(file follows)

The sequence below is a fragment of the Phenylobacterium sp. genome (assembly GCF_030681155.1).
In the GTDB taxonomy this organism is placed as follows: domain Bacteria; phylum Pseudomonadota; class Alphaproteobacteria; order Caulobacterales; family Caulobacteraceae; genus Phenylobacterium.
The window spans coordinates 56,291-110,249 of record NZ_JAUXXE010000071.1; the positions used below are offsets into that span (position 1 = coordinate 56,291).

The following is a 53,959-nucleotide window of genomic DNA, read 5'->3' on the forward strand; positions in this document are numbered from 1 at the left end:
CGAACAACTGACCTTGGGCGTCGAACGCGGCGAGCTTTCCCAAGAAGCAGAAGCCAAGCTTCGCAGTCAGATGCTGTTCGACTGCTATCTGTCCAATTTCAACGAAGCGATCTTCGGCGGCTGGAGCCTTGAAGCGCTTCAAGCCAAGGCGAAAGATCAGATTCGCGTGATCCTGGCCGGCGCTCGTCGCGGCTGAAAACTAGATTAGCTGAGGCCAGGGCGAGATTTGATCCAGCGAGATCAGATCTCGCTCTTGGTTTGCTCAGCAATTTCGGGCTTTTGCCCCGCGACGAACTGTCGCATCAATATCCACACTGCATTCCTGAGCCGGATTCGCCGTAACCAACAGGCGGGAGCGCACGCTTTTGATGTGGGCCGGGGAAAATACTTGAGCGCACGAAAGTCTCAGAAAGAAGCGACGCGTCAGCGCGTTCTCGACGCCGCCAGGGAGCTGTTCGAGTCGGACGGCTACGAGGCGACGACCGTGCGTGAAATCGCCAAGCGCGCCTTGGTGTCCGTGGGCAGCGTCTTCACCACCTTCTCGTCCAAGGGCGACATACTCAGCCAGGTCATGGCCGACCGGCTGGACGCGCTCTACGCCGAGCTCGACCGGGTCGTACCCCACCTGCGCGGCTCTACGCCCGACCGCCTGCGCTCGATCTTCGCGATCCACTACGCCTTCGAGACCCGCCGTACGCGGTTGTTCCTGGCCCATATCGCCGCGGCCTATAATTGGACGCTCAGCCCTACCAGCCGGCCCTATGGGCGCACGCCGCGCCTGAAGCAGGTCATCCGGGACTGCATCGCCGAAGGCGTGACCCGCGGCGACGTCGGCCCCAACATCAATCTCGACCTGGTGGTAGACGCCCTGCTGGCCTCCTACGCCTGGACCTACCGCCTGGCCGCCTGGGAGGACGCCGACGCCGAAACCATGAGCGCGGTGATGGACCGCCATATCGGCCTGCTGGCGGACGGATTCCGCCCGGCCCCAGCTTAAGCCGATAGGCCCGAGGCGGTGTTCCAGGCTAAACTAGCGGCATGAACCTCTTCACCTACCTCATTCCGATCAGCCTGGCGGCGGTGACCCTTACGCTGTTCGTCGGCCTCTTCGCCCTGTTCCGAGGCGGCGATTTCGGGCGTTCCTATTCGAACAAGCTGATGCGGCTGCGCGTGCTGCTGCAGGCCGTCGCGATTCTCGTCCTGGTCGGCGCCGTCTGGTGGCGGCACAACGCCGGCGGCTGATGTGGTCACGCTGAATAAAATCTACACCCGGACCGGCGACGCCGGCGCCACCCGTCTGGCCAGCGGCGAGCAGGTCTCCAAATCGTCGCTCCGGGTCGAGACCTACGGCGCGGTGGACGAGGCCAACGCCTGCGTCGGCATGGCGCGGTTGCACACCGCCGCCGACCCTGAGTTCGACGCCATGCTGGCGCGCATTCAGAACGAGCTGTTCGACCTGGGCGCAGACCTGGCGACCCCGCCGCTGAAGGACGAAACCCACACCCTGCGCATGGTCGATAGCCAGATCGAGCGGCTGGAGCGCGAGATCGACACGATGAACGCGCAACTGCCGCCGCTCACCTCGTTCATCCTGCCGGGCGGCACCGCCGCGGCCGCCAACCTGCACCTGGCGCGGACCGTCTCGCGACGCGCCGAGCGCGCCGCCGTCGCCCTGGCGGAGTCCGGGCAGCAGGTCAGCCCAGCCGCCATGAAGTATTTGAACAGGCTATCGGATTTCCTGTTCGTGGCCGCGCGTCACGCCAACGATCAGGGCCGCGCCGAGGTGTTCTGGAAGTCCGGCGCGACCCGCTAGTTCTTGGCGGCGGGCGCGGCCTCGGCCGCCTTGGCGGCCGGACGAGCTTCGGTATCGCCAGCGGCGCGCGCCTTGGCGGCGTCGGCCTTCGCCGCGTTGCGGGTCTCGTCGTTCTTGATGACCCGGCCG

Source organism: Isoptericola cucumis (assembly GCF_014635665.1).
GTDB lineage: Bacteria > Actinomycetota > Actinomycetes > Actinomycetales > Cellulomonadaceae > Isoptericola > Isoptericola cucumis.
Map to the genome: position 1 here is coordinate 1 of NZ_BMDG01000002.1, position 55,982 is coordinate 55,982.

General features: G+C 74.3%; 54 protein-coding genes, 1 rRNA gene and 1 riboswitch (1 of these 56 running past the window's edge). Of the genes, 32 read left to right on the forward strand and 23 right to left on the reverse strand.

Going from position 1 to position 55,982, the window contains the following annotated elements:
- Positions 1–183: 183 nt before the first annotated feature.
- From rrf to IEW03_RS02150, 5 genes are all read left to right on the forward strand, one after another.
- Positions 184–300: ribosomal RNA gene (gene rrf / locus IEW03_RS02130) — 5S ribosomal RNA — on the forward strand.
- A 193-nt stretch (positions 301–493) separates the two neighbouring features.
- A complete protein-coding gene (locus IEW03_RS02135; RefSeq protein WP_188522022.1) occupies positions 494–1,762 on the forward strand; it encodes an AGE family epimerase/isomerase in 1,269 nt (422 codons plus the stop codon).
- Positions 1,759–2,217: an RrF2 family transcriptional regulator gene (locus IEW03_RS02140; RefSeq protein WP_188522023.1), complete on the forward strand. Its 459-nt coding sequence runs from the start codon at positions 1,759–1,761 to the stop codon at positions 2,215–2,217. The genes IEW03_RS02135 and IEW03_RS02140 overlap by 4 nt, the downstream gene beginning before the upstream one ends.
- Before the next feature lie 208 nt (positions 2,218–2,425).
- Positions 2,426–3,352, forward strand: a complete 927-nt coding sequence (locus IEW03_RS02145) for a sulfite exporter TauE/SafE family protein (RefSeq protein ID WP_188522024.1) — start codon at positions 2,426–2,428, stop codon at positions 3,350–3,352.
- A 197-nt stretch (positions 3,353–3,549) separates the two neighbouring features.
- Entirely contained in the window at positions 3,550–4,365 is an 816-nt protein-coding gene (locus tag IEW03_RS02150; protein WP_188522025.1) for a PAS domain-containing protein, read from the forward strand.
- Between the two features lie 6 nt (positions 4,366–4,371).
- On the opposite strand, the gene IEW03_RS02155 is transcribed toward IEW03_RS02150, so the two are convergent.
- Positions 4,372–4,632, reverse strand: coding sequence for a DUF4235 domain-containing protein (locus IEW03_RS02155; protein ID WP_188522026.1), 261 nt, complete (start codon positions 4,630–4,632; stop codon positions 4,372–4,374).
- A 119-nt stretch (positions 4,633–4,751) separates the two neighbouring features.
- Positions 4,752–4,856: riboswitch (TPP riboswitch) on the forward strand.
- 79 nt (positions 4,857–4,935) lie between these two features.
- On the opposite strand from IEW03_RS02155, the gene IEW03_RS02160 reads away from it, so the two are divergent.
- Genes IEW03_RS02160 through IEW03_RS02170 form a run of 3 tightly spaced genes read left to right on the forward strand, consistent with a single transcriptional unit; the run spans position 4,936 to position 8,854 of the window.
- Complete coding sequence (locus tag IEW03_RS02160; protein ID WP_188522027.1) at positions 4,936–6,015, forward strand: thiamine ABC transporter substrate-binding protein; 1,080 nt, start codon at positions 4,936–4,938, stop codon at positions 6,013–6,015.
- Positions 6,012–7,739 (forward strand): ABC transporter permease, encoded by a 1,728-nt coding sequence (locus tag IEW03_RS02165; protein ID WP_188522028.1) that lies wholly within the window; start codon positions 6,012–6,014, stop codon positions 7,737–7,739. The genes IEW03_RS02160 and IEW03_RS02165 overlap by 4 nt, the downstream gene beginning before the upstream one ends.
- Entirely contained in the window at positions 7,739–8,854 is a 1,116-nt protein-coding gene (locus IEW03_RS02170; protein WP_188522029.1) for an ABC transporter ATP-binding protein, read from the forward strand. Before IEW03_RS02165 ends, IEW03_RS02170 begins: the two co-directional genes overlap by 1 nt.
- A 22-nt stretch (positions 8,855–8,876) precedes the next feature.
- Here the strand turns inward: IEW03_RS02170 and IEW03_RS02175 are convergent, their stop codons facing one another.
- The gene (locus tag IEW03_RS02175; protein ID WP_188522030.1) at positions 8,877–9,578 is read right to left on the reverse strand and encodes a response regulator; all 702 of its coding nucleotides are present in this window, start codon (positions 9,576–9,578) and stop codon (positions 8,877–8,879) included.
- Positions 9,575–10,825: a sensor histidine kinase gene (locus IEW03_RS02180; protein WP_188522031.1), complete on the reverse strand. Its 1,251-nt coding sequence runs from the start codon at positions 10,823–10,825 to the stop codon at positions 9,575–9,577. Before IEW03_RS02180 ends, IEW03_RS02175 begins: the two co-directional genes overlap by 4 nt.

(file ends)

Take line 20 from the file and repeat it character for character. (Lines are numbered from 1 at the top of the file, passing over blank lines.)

- Entirely contained in the window at positions 3,550–4,365 is an 816-nt protein-coding gene (locus tag IEW03_RS02150; protein WP_188522025.1) for a PAS domain-containing protein, read from the forward strand.